Still Procrastinating?: The No Regrets Guide to Getting it Done by Dr. Joseph Ferrari M.A.’85, Ph.D. ’89In his September 2010 book Still Procrastinating?: The No Regrets Guide to Getting it Done (J Wiley & Sons, Publisher, NY), Dr. Ferrari shares his expertise with the hope of helping people enact change – but this isn’t a process that happens overnight.  “Chronic procrastinators need to consider why, when, and how they delay.  You can’t just tell a chronic procrastinator to stop procrastinating,” he says.  “To say ‘just do it’ to a procrastinator is like telling a clinically depressed person ‘just cheer up.”

Intended as a resource for the general public,Still Procrastinating? incorporates Dr. Ferrari’s  25 years of research, providing readers with a better understanding of this self-defeating behavior and why we procrastinate, while also equipping them with the knowledge, tools, and insight needed to overcome these tendencies and learn to act differently.

Although this is the first popular, consumer book, his entire career has been built around sharing his scholarship.  An international expert on the topic of procrastination, he has worked with academics throughout the world, written keynote conference papers, and delivered over 450 presentations.  Co-author or author of ten scholarly books, he has written more professional research articles on procrastination than any other scholar in the world.  He has been featured on NPR, CBS, and NBC radio, appeared on ABC/News Good Morning America and interviewed in publications such as New York Times, Washington Post, Chicago Tribune, MONEY, Self, Men’s Health, Good Housekeeping, Scientific America, andUSA Today.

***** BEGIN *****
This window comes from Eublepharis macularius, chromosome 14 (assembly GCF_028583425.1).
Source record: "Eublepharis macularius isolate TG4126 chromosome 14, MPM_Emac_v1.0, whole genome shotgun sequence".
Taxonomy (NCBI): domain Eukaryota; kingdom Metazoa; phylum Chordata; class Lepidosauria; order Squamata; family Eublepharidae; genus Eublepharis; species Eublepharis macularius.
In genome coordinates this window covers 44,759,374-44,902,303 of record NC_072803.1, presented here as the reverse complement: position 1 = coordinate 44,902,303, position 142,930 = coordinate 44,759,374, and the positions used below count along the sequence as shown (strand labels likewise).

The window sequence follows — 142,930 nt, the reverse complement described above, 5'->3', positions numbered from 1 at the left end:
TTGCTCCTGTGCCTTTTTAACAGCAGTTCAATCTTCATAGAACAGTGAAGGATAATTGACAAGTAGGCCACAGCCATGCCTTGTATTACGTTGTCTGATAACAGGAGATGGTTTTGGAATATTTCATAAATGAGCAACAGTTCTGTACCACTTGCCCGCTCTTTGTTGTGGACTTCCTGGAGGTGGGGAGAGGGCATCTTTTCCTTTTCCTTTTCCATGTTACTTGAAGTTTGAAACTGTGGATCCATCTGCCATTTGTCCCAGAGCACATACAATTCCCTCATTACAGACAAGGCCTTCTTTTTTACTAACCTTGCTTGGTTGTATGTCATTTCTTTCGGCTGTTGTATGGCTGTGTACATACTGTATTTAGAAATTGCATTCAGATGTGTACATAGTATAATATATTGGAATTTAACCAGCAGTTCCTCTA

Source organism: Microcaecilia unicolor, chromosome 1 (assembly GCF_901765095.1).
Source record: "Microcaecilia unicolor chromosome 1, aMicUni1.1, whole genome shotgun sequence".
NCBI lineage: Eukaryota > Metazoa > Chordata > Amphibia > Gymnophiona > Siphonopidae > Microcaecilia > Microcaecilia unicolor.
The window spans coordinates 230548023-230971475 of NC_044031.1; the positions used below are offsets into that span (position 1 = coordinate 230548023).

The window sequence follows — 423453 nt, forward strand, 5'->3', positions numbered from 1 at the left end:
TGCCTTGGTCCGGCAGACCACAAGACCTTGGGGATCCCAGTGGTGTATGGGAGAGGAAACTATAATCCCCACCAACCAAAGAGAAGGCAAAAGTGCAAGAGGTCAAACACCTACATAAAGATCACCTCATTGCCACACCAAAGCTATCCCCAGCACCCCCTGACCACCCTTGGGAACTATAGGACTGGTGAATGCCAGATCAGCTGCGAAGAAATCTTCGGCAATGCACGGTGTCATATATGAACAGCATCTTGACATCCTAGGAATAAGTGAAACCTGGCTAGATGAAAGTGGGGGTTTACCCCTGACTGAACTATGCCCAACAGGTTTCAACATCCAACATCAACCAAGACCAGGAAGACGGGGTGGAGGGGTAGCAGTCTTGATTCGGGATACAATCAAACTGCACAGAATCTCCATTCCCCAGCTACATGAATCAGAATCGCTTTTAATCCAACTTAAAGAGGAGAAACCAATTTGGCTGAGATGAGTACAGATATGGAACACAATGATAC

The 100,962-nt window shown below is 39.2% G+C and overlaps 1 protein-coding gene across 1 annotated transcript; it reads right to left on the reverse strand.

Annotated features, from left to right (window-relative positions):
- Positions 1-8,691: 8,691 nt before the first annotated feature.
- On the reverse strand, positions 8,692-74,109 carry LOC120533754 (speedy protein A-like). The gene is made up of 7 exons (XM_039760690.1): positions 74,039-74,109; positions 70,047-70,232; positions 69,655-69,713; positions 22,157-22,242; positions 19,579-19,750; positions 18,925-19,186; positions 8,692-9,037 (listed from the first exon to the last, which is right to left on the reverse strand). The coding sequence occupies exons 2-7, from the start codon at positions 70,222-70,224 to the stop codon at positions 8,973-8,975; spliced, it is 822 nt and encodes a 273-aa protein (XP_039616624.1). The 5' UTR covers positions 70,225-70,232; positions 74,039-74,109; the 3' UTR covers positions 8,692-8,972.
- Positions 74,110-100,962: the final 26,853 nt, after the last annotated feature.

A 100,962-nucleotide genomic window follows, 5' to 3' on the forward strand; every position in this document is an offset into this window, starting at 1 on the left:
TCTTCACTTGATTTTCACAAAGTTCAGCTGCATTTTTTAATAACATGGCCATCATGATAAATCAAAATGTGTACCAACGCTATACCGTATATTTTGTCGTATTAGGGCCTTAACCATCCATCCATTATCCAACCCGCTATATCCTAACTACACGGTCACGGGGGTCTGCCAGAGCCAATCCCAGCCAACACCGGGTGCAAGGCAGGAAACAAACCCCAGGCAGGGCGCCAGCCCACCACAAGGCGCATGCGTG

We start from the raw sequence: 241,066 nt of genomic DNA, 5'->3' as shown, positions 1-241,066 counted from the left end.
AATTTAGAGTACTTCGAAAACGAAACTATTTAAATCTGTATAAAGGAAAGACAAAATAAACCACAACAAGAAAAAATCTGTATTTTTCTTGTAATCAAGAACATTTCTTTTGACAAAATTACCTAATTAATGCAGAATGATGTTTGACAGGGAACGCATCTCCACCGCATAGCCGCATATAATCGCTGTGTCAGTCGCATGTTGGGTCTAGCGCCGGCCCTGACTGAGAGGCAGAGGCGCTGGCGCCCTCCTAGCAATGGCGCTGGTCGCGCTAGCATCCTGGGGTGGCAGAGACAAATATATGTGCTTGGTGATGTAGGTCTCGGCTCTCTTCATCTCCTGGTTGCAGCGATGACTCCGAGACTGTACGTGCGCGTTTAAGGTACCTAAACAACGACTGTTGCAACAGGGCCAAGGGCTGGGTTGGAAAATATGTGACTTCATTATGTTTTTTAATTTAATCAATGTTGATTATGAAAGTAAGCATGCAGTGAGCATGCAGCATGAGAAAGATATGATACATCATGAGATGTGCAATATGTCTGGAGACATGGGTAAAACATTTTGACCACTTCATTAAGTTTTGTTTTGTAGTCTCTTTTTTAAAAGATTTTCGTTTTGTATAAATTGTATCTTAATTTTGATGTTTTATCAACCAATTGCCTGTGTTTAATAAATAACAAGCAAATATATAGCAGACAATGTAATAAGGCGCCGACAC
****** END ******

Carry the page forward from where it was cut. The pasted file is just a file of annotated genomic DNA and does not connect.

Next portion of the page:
At DePaul University, where he has been a professor of psychology for the past 15 years, in addition to mentoring master’s and doctorate students on procrastination research, he teaches students at the undergraduate level.

Although early in his career his original goal was to become a school psychologist, after getting the opportunity to teach in the early 1980s, he never turned back.  “The moment I saw students connecting what they were learning that day to something we had discussed three weeks ago, I said forget school psychology, I want to teach!”

After several years teaching at a junior college, in addition to publishing an article annually, he was ready for the next step in his career – earning his Ph.D.  He came to Adelphi where he completed a second master’s in psychology before pursuing his doctorate in experimental psychology.

“I was just a B student, but I was motivated to get the Ph.D. because I wanted to be an academic,” says Dr. Ferrari, who has these words of encouragement to offer current and future doctoral students.  “Be persistent.  What makes a doctoral student is not smarts – it’s a hunger and drive.”

The motivation that helped him excel at Adelphi has served him well throughout his career as a professor and world leading expert on procrastination.  “It’s been over 20 years of research,” he says.  “And it all started with Adelphi.”

Dr. Ferrari (a native New Yorker) and his wife who originally was from Long Island live in Lisle, Illinois, and have three children.  In his free time, Dr. Ferrari enjoys travel and photography.

 
Tagged: Derner School of Psychology, Garden City